But if they are still on your insurance and use that insurance then you get the statements from the insuracne company.  Does not tell exactly what they went to the doctor for but does let you know that they did go. 

Also they can sign giving you permission for their medical information, much like I have signed giving my DH that access.  DD2 did because while at college  she was still seeing a local Dr and because of our schedules it was much easier for me to make appointments for her when she needed them and I could only do that if she signed giving me access. 

iVillage Member
Registered: 01-08-2009
Sat, 10-19-2013 - 5:34pm

I'm in favor of medical privacy too but it is a pain in the rear end to have to get hold of your kid's vaccination records to send to college when said kid is overseas and can't get them himself, or whatever. Not insurmountable, but an example of how parenting an adult is different from parenting someone in his or her middle teens.

iVillage Member
Registered: 06-27-1998
Sat, 10-19-2013 - 6:08pm

jamblessedthree wrote:
<p>What you said was that maybe morty will figure it out, Figure what out..  What does IT represent?  Don't you have a 19 year old bord?   What is IT about that age that is different than a 15 year old?  Have your DS' declared college majors yet?  None of my kids have decided what they want to study in college yet, I think that's kinda of normal for their ages.....  At 19 or 20 they'll have a better grasp of that.  I hope. </p><p> </p>

There is a world of difference between the average 15 and 19 year olds.  Maturity, responsibility, independence are just three things that vary vastly between the ages.  Kids are different at every ages and when you have a span of a few years between kids, the differences tend to be obvious.  My older kid is a senior in high school and it's pretty common for them to have an idea of what they want to study in college at this point, they are choosing colleges at this time that reflect those interests.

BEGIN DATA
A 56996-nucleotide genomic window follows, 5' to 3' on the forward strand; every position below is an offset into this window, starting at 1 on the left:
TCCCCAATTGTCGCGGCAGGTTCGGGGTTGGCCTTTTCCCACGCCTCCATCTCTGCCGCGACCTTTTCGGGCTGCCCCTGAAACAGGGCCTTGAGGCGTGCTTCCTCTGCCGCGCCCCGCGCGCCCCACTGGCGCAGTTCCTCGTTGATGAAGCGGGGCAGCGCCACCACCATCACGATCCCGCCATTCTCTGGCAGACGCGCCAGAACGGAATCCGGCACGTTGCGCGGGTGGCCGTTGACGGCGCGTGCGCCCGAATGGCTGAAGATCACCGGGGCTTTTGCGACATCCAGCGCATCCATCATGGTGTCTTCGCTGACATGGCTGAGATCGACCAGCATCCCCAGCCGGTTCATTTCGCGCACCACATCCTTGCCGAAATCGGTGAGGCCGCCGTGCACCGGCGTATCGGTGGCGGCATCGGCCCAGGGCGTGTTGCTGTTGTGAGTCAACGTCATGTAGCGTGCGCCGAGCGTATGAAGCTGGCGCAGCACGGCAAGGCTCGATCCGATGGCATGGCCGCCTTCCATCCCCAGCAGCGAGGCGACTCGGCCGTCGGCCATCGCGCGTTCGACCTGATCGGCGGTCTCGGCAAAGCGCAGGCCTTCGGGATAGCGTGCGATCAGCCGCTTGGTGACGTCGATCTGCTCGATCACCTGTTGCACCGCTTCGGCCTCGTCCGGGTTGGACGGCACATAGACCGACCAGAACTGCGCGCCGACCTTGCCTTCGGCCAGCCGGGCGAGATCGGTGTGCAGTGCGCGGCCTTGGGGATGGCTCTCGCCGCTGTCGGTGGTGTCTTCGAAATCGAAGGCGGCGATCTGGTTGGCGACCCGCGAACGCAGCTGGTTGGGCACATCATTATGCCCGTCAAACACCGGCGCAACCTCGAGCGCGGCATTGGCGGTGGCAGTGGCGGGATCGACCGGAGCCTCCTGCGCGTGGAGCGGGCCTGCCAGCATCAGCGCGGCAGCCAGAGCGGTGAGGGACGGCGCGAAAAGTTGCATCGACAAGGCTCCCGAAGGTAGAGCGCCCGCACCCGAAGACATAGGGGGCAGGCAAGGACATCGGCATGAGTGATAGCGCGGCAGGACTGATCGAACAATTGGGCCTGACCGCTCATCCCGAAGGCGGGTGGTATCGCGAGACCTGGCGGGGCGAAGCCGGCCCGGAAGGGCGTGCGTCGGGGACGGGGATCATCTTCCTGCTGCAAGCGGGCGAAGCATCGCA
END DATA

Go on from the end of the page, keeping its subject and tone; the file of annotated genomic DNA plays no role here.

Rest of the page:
PumpkinAngel

iVillage Member
Registered: 06-27-1998
Sat, 10-19-2013 - 6:11pm

jamblessedthree wrote:
<p>Good, do stop dragging your personal life here then. </p><p>Of course there are developmental differences at different stages of childrens lives, how does that affect your parenting?  Are you less likely to do something for someone at 19 than at 10 or 14?  Why?  I'm sorry if you believe just b/c a child is out of the house s/he doesn't still need the parenting he's had before.  I call that conditional parenting actually. </p><p>I don't give one iota what you trust or don't, I don't trust a lot of the opinions you've expresed here either. </p><p> </p>

Jams your words might have more impact if you would stop dragging bords personal life here, or savs or mine...

<<I'm sorry if you believe just b/c a child is out of the house s/he doesn't still need the parenting he's had before.  I call that conditional parenting actually. >>

It's a different type of parenting.  I would hope that my kids don't need the same type of parenting that I did when they were younger, isn't that why one parents?  To help a child become independent?  Why would you want a college age student dependent on a parent in the same way as an early high school age student?  

And no, jams...it doesn't mean one stops parenting, it just evolves.


PumpkinAngel